To close out the week, a few brief comments on the Miers nomination and the commentary thereon:
1. "Passionate conservative" does NOT necessarily equal "strict constructionist."
2. "Legislation from the bench" and "judicial activism" do NOT necessarily equal a liberal result.
3. If you have any doubt, take the time to listen to yesterday's White House conference call to conservative activists. (Yes, both sides do it. That's not the point.)
Unsurprisingly, The Volokh Conspiracy is a treasure trove of links and commentary, both pro and con. Among other things, Jim Lindgren links to this page (scroll down) which includes a (very short) catalogue of Ms. Miers' published articles. And through a comment somewhere over there, I found my way to this article at The American Spectator: John C. Wohlstetter on The Recusal Trap. It raises some important questions about one of the administration's latest defenses of the nomination.
Then, of course, there's Krauthammer, Kristol and Will. They speak for themselves.
Time to switch gears. (A bit abruptly. Sorry.)
Here it is, Shabbat Shuva, the Shabbat between Rosh Hashana and Yom Kippur -- the period when we shift our focus from judgment to mercy.
This period, between Rosh Hashona (the New Year) and Yom Kippur (the Day of Atonement) is a time for introspection, for reflection on the past and for taking on good resolutions for the future, to improve and to grow over the new year which has just started on Rosh Hashona, to return to our roots, to G- d and to ourselves.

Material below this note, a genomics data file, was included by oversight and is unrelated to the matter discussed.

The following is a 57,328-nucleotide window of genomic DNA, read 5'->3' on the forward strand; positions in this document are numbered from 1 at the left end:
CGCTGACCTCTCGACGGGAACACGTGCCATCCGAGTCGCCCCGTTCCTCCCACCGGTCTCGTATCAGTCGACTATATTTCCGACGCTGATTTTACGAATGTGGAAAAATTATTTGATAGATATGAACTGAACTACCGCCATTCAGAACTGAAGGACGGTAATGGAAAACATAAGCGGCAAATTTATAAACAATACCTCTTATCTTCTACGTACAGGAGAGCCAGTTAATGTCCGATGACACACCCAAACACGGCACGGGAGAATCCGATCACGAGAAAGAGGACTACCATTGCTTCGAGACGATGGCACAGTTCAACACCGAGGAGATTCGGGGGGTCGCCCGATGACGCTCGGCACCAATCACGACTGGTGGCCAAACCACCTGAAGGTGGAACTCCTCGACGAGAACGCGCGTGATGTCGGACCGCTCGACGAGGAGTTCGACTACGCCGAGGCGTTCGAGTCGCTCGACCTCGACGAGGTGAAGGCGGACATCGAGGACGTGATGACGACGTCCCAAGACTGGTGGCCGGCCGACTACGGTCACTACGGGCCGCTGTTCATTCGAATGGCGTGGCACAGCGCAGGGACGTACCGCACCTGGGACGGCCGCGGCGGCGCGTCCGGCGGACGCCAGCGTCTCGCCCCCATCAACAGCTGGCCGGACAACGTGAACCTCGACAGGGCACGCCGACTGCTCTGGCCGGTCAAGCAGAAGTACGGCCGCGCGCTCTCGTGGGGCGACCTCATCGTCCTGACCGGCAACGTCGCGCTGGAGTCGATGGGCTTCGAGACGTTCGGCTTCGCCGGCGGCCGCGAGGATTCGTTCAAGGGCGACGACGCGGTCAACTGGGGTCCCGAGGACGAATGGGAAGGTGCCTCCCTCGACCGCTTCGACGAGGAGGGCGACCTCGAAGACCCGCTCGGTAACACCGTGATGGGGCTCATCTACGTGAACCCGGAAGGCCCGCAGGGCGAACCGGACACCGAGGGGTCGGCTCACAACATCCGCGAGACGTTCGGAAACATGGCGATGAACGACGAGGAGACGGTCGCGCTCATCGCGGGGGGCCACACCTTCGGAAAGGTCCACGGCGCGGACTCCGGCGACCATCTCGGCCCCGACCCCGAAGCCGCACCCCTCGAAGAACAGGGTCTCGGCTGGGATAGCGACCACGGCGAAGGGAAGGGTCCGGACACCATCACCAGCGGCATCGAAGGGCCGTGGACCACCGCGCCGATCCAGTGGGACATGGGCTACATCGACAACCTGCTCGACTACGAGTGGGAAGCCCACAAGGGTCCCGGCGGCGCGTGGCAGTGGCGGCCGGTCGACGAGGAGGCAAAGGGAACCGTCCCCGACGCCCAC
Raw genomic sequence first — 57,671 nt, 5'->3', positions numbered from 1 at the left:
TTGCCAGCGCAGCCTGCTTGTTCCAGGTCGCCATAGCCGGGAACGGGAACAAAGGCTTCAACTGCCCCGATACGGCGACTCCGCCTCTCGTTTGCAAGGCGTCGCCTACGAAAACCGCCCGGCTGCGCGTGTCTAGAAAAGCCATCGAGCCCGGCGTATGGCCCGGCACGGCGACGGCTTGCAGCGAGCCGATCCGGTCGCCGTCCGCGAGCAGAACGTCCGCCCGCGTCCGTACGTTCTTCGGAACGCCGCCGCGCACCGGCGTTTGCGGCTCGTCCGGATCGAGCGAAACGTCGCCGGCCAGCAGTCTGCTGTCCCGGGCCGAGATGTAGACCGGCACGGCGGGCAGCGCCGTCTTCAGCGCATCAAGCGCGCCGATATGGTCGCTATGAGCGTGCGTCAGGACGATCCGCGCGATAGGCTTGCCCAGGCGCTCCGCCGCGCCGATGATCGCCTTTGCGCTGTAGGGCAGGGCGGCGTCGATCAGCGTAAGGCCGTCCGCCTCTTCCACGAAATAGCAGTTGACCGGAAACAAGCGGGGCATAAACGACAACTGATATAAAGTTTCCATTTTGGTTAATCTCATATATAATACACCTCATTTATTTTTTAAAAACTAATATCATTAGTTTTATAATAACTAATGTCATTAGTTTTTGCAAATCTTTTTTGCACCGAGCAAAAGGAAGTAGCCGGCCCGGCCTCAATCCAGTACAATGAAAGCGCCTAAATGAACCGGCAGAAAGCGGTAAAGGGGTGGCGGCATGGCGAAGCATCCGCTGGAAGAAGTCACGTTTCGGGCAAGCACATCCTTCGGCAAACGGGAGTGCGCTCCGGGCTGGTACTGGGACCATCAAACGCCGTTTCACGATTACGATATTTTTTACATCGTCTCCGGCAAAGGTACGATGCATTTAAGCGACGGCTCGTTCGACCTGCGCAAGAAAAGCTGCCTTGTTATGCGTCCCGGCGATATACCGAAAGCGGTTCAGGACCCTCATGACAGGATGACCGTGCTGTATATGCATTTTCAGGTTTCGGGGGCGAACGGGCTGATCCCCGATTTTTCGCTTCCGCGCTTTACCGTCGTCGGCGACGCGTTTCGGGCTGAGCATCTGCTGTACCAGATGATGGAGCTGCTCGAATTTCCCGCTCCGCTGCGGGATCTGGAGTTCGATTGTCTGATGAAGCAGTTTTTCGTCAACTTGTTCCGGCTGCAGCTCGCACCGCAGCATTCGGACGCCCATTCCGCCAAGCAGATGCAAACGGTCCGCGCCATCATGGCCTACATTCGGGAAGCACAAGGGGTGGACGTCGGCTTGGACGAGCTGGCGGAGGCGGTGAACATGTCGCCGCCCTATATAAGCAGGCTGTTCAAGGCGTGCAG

This idea also fits in with this week's Torah portion, Vayeilech, describing the last days of Moses' life. The title of each Torah portion highlights an important concept which is taught in that particular portion. Vayeilech literally means 'and Moses went' from the root of the word Halicha, meaning 'going' in Hebrew. 'Halicha' also means the idea of being on the move, of not being stagnant. By subjecting ourselves to an honest reckoning, using this time for introspection and self-assessment and drawing the necessary conclusions, we are able to move on and to grow as people, rather than remaining stuck where we are. We have the capability to 'go', to reach very high moral and spiritual levels. We cannot remain standing still, we must be 'mehalchim' - 'goers', movers and shakers, people who grow, who make a difference to what is going on.
May we all be granted health, happiness and success, may each of us grow and develop, both as individuals and as a community, and may each of us, together with all the world, be judged favourably on Yom Kippur and blessed with long life and happiness.